After two Starbucks stores in Buffalo, New York, voted to unionize late last year, workers at more than 70 Starbucks stores in 21 states called on the NLRB to hold their own union elections, according to Workers United, the union organizing the effort.
College student and part-time Starbucks employee Joseph Thompson __ who uses the pronouns they/them __ is trying to unionize their store in Santa Cruz, California. Thompson, 18, had never heard of “collective bargaining” until a few months ago, but was inspired by fellow Buffalos and progressive politicians like Sanders. Thompson says their store is often understaffed despite security concerns.
Derrick Pointer, a power lineman in Talladega, Alabama, wasn’t convinced he should join the International Brotherhood of Electrical Workers when he started working for Halliburton Co. in 2015. During a previous job in catering, its union representatives were not responsive. , he said.
But he joined to take advantage of the formation of the union. Pointer now earns $42.30 an hour and has generous benefits, including COVID sick leave. The $60 he pays in union dues each month is worth it, Pointer said.
Sheree Allen hoped for such benefits when she joined foodservice company Chartwells last August. Chartwells says it offers health care, paid time off and a 401(k) plan to its employees, but Allen says she never received information about those benefits despite her superiors’ request. When she tested positive for COVID in January, she had to stay home without pay.
Allen, who lives in Durham, North Carolina, began attending Fight for $15 meetings with his sister. Now she is trying to convince her colleagues to organize.
“You have rights, you have a say, you don’t have to put up with whatever your manager tells you,” Allen said.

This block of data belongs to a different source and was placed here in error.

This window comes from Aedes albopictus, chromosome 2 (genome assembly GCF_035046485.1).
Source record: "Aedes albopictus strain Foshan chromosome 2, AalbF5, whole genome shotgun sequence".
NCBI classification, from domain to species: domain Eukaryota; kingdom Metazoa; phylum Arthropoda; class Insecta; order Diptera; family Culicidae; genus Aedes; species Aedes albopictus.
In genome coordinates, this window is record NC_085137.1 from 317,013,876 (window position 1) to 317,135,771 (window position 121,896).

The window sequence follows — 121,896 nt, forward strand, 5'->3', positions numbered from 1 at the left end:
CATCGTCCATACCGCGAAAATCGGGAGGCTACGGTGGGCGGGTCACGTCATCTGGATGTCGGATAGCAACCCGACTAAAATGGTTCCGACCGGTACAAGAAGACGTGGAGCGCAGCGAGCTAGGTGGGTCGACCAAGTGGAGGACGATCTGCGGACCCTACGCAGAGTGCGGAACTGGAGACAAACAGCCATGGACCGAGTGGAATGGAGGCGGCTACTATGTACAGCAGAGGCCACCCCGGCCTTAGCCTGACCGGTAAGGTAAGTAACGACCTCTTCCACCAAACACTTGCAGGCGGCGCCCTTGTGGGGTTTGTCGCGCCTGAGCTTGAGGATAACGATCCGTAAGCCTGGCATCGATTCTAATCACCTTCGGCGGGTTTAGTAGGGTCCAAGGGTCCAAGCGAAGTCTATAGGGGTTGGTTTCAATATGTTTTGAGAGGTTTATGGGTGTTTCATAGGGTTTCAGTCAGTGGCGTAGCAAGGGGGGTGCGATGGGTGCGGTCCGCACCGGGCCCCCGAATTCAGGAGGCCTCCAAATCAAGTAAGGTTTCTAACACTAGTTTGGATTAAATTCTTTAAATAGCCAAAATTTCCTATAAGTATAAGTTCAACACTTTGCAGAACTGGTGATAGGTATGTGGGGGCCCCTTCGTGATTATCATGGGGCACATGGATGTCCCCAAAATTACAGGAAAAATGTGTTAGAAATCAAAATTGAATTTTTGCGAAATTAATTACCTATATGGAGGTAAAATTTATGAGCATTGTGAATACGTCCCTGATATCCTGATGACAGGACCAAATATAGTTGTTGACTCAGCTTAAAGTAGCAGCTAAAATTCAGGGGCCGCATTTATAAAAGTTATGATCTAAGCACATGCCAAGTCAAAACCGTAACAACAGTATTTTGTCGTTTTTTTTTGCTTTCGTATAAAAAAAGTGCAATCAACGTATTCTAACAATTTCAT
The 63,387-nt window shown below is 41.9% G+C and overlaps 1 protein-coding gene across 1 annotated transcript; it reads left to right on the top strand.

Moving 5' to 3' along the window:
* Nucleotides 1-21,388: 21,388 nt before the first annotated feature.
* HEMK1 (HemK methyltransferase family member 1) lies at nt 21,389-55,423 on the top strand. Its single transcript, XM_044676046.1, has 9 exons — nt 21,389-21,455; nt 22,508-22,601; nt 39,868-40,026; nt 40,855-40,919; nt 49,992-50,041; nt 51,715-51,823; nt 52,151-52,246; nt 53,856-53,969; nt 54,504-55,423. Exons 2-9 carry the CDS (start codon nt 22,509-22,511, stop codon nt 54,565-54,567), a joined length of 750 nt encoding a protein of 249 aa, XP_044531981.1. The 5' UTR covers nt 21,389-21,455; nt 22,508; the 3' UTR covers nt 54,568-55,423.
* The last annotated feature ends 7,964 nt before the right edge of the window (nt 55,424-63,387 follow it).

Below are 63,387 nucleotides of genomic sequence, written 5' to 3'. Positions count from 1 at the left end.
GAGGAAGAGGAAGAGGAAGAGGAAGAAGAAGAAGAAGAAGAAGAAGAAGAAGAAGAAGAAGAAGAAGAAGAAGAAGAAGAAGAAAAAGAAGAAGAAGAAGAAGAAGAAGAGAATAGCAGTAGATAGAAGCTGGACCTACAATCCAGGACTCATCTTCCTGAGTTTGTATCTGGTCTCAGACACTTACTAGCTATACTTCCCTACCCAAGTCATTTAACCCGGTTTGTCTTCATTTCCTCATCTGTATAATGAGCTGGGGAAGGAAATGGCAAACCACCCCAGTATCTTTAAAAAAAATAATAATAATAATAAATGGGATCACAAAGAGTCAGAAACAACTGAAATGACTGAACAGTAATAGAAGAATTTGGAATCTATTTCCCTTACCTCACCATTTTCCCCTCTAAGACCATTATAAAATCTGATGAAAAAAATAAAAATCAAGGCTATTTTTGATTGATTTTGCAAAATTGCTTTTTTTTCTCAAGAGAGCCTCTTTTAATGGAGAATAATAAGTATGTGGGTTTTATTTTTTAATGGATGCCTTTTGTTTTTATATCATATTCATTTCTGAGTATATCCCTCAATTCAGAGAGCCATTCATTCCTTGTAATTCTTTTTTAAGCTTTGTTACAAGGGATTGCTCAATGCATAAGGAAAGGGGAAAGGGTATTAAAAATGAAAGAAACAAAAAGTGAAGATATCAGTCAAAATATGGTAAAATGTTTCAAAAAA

For young workers, unions no longer have the communist associations that plagued them 40 years ago, said Anibel Ferus-Comelo, who heads the social studies department at the University of California, Berkeley. Young people lived through the 2009 Great Recession and the pandemic, and economic insecurity is a very real fear, she said.
Many young people are also discovering what veterans already know: forming a union can be difficult. Even when workers vote to unionize, it can take years for companies and unions to conclude a contract.
“One of our organizers always says, ‘It’s not a sprint. It’s a marathon. It takes a lot of time and a lot of energy,” said 19-year-old Sylvia Soukup, who helped win a union election at Half Price Books in Roseville, Minnesota, in December.
Soukup said workers at his site and three others had not yet heard of the start of contract negotiations. Still, she hopes a contract will ensure better staffing and decent wages. Salaries for booksellers are currently capped at $14 an hour, she said.
“I feel like all the frustration, all the energy I used, all the anger and pain…was totally worth it,” Soukup said. “I know we are taking the necessary steps to ensure our voices are heard.